The Food and Drug Administration (FDA) has approved Buprenex® ( an injectable formulation of buprenorphine) (Buprenex PI) to treat pain. However, by law, Buprenex cannot be used to treat opioid dependence(addiction), even by DATA-2000 wavered physicians. Buprenorphine: Considerations for Pain Management (study)

Buprenorphine has also been found to relieve refractory depression, but this particular use has never been approved by FDA. Refractory depression is depression that has not responded to other treatments. Some patients, who suffered from depression in the past, have experienced relief of symptoms on buprenorphine. (Bodkin,1995)

FDA has approved Subutex®( buprenorphine) and Suboxone® (buprenorphine/naloxone) to treat opioid dependence (addiction). However, neither Suboxone nor Subutex has been approved by the FDA for the treatment of depression or pain. Thus any use of Suboxone® and Subutex® for pain or depression is considered an off-label, unapproved use of these medications.

The D.E.A. articulates policy on the use of buprenorphine for pain and other off-label uses of buprenorphine products under DATA2000. Letter to Doctor Heit

Clarification: Buprenorphine is intended for the treatment of pain (as, Buprenex®) and opioid dependence (addiction) (as, Suboxone® and Subutex®). In 2001, 2005,and 2006 the Narcotic Addict Treatment Act was amended to allow qualified physicians, under certification of the DHHS, to prescribe Schedule III-V narcotic drugs (FDA approved for the indication of narcotic treatment) for narcotic addiction (up to 30 patients/physician at any time, 100 for those who meet certain criteria) outside the context of clinic-based narcotic treatment programs (Pub. L. 106-310). Suboxone® and Subutex® are the only treatment drugs that meet the requirement of this exemption (not Buprenex®). Source: DEA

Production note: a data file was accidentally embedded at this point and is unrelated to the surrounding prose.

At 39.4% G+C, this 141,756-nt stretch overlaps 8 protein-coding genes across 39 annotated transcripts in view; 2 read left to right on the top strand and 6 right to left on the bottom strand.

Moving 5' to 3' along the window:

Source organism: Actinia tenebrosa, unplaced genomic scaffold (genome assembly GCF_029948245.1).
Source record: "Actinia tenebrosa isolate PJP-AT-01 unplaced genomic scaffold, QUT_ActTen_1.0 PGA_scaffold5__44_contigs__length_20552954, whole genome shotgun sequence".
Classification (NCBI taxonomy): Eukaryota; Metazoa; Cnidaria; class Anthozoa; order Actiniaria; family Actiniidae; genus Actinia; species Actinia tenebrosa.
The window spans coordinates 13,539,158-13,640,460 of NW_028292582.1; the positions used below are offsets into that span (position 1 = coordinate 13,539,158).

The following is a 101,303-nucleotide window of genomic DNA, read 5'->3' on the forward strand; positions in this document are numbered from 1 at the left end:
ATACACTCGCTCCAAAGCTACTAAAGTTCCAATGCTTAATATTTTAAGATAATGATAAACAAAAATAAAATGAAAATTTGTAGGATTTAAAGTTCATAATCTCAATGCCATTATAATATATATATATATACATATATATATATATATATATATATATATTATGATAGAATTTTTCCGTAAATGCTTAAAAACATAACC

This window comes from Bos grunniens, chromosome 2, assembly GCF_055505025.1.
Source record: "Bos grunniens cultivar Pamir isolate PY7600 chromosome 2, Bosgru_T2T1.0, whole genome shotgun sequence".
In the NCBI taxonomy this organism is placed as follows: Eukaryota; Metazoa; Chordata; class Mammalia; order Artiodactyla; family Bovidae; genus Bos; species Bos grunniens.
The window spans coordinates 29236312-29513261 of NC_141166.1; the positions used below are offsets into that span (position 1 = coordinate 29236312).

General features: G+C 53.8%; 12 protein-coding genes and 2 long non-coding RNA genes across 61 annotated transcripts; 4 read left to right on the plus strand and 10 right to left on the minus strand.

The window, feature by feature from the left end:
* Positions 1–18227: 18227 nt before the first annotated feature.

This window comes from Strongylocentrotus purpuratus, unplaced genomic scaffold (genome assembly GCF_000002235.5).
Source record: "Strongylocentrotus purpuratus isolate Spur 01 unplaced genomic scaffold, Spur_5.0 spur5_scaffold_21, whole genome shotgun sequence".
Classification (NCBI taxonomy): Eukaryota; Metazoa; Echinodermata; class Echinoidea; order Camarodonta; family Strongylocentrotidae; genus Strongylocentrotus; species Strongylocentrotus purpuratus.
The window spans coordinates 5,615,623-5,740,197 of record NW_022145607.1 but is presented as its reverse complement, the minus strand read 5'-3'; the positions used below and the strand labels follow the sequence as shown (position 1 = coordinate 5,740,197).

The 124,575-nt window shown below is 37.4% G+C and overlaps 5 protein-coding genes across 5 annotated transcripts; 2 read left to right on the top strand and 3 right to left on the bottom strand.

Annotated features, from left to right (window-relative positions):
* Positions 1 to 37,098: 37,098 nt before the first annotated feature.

Can someone switch from methadone to buprenorphine?
It is best to SLOWLY reduce your therapeutic dose of Methadone to 30 mg a day or less for at least a week, before discontinuing it completely for at least 36 hours before starting Buprenorphine. You MUST be in mild to moderate withdrawal before you take your first dose of Buprenorphine. If you are doing well in Methadone treatment it may not be advisable to change treatments at all unless you and your doctor determine it is in your best interest.

It is VERY important to follow these guidelines and prevent precipitated withdrawal.

What the experts say (PCSS mentors)

NAABT Precipitated Withdrawal sheet (including COWS)

What if I need pain medication for surgery, or acute pain?